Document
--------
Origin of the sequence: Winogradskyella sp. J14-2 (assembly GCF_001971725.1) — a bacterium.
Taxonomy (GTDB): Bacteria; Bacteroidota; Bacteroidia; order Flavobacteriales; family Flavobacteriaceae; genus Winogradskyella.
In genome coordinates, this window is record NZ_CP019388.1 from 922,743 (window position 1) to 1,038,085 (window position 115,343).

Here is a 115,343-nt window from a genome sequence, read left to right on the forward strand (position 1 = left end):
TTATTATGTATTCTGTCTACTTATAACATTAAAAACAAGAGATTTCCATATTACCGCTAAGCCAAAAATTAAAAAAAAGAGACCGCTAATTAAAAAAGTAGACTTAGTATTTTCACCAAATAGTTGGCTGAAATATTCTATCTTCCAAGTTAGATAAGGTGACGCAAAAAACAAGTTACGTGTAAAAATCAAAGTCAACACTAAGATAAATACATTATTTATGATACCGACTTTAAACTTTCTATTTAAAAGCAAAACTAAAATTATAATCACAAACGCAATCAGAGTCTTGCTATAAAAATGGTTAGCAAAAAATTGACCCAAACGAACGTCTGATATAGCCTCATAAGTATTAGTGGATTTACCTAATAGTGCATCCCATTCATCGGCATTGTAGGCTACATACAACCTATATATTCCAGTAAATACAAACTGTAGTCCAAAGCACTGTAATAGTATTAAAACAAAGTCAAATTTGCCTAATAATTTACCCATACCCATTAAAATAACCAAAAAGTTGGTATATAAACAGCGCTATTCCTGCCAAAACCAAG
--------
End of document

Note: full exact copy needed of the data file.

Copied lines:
Origin of the sequence: Winogradskyella sp. J14-2 (assembly GCF_001971725.1) — a bacterium.
Taxonomy (GTDB): Bacteria; Bacteroidota; Bacteroidia; order Flavobacteriales; family Flavobacteriaceae; genus Winogradskyella.
In genome coordinates, this window is record NZ_CP019388.1 from 922,743 (window position 1) to 1,038,085 (window position 115,343).

Here is a 115,343-nt window from a genome sequence, read left to right on the forward strand (position 1 = left end):
TTATTATGTATTCTGTCTACTTATAACATTAAAAACAAGAGATTTCCATATTACCGCTAAGCCAAAAATTAAAAAAAAGAGACCGCTAATTAAAAAAGTAGACTTAGTATTTTCACCAAATAGTTGGCTGAAATATTCTATCTTCCAAGTTAGATAAGGTGACGCAAAAAACAAGTTACGTGTAAAAATCAAAGTCAACACTAAGATAAATACATTATTTATGATACCGACTTTAAACTTTCTATTTAAAAGCAAAACTAAAATTATAATCACAAACGCAATCAGAGTCTTGCTATAAAAATGGTTAGCAAAAAATTGACCCAAACGAACGTCTGATATAGCCTCATAAGTATTAGTGGATTTACCTAATAGTGCATCCCATTCATCGGCATTGTAGGCTACATACAACCTATATATTCCAGTAAATACAAACTGTAGTCCAAAGCACTGTAATAGTATTAAAACAAAGTCAAATTTGCCTAATAATTTACCCATACCCATTAAAATAACCAAAAAGTTGGTATATAAACAGCGCTATTCCTGCCAAAACCAAG